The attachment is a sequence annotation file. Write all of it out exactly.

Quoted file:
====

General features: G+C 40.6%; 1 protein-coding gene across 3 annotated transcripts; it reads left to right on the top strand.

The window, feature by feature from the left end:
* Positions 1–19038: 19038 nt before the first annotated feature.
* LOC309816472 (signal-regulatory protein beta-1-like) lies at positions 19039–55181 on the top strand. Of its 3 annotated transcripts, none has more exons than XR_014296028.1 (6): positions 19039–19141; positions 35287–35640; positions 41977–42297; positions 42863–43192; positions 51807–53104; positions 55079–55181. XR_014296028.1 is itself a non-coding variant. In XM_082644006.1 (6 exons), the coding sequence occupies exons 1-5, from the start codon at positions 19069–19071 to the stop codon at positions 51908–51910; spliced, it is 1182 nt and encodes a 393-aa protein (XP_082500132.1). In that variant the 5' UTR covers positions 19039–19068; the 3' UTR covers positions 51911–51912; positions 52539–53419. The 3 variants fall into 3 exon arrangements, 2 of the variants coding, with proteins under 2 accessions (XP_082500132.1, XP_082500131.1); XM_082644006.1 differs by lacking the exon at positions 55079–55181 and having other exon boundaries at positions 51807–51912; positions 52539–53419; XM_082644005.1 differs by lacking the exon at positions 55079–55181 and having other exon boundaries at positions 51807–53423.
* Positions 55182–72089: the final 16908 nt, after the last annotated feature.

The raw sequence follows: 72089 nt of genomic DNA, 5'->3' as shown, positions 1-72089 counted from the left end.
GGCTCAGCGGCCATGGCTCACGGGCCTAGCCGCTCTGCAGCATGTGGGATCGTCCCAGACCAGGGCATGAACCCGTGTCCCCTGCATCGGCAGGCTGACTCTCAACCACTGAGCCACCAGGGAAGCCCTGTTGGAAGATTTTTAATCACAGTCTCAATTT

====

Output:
General features: G+C 40.6%; 1 protein-coding gene across 3 annotated transcripts; it reads left to right on the top strand.

The window, feature by feature from the left end:
* Positions 1–19038: 19038 nt before the first annotated feature.
* LOC309816472 (signal-regulatory protein beta-1-like) lies at positions 19039–55181 on the top strand. Of its 3 annotated transcripts, none has more exons than XR_014296028.1 (6): positions 19039–19141; positions 35287–35640; positions 41977–42297; positions 42863–43192; positions 51807–53104; positions 55079–55181. XR_014296028.1 is itself a non-coding variant. In XM_082644006.1 (6 exons), the coding sequence occupies exons 1-5, from the start codon at positions 19069–19071 to the stop codon at positions 51908–51910; spliced, it is 1182 nt and encodes a 393-aa protein (XP_082500132.1). In that variant the 5' UTR covers positions 19039–19068; the 3' UTR covers positions 51911–51912; positions 52539–53419. The 3 variants fall into 3 exon arrangements, 2 of the variants coding, with proteins under 2 accessions (XP_082500132.1, XP_082500131.1); XM_082644006.1 differs by lacking the exon at positions 55079–55181 and having other exon boundaries at positions 51807–51912; positions 52539–53419; XM_082644005.1 differs by lacking the exon at positions 55079–55181 and having other exon boundaries at positions 51807–53423.
* Positions 55182–72089: the final 16908 nt, after the last annotated feature.

The raw sequence follows: 72089 nt of genomic DNA, 5'->3' as shown, positions 1-72089 counted from the left end.
GGCTCAGCGGCCATGGCTCACGGGCCTAGCCGCTCTGCAGCATGTGGGATCGTCCCAGACCAGGGCATGAACCCGTGTCCCCTGCATCGGCAGGCTGACTCTCAACCACTGAGCCACCAGGGAAGCCCTGTTGGAAGATTTTTAATCACAGTCTCAATTT